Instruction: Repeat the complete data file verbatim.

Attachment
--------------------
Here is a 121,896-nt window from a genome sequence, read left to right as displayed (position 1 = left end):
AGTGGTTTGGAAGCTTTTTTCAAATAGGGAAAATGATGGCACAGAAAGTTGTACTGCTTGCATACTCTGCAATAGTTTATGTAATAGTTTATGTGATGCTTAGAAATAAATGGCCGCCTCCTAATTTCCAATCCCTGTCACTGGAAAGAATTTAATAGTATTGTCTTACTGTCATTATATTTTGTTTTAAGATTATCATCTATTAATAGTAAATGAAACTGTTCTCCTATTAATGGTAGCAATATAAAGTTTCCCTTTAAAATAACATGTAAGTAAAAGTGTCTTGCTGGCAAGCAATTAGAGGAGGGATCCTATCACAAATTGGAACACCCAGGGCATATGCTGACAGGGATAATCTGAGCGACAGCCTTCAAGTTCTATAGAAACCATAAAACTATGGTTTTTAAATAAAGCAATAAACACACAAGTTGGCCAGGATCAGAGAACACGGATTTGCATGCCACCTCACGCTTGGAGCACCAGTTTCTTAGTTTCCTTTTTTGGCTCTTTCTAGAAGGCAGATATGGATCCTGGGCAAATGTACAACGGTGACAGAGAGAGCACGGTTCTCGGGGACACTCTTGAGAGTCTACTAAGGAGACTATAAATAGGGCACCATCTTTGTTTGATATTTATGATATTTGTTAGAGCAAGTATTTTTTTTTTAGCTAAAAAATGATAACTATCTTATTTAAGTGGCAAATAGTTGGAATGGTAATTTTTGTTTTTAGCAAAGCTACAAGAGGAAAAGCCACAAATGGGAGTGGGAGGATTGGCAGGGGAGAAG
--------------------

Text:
Here is a 121,896-nt window from a genome sequence, read left to right as displayed (position 1 = left end):
AGTGGTTTGGAAGCTTTTTTCAAATAGGGAAAATGATGGCACAGAAAGTTGTACTGCTTGCATACTCTGCAATAGTTTATGTAATAGTTTATGTGATGCTTAGAAATAAATGGCCGCCTCCTAATTTCCAATCCCTGTCACTGGAAAGAATTTAATAGTATTGTCTTACTGTCATTATATTTTGTTTTAAGATTATCATCTATTAATAGTAAATGAAACTGTTCTCCTATTAATGGTAGCAATATAAAGTTTCCCTTTAAAATAACATGTAAGTAAAAGTGTCTTGCTGGCAAGCAATTAGAGGAGGGATCCTATCACAAATTGGAACACCCAGGGCATATGCTGACAGGGATAATCTGAGCGACAGCCTTCAAGTTCTATAGAAACCATAAAACTATGGTTTTTAAATAAAGCAATAAACACACAAGTTGGCCAGGATCAGAGAACACGGATTTGCATGCCACCTCACGCTTGGAGCACCAGTTTCTTAGTTTCCTTTTTTGGCTCTTTCTAGAAGGCAGATATGGATCCTGGGCAAATGTACAACGGTGACAGAGAGAGCACGGTTCTCGGGGACACTCTTGAGAGTCTACTAAGGAGACTATAAATAGGGCACCATCTTTGTTTGATATTTATGATATTTGTTAGAGCAAGTATTTTTTTTTTAGCTAAAAAATGATAACTATCTTATTTAAGTGGCAAATAGTTGGAATGGTAATTTTTGTTTTTAGCAAAGCTACAAGAGGAAAAGCCACAAATGGGAGTGGGAGGATTGGCAGGGGAGAAG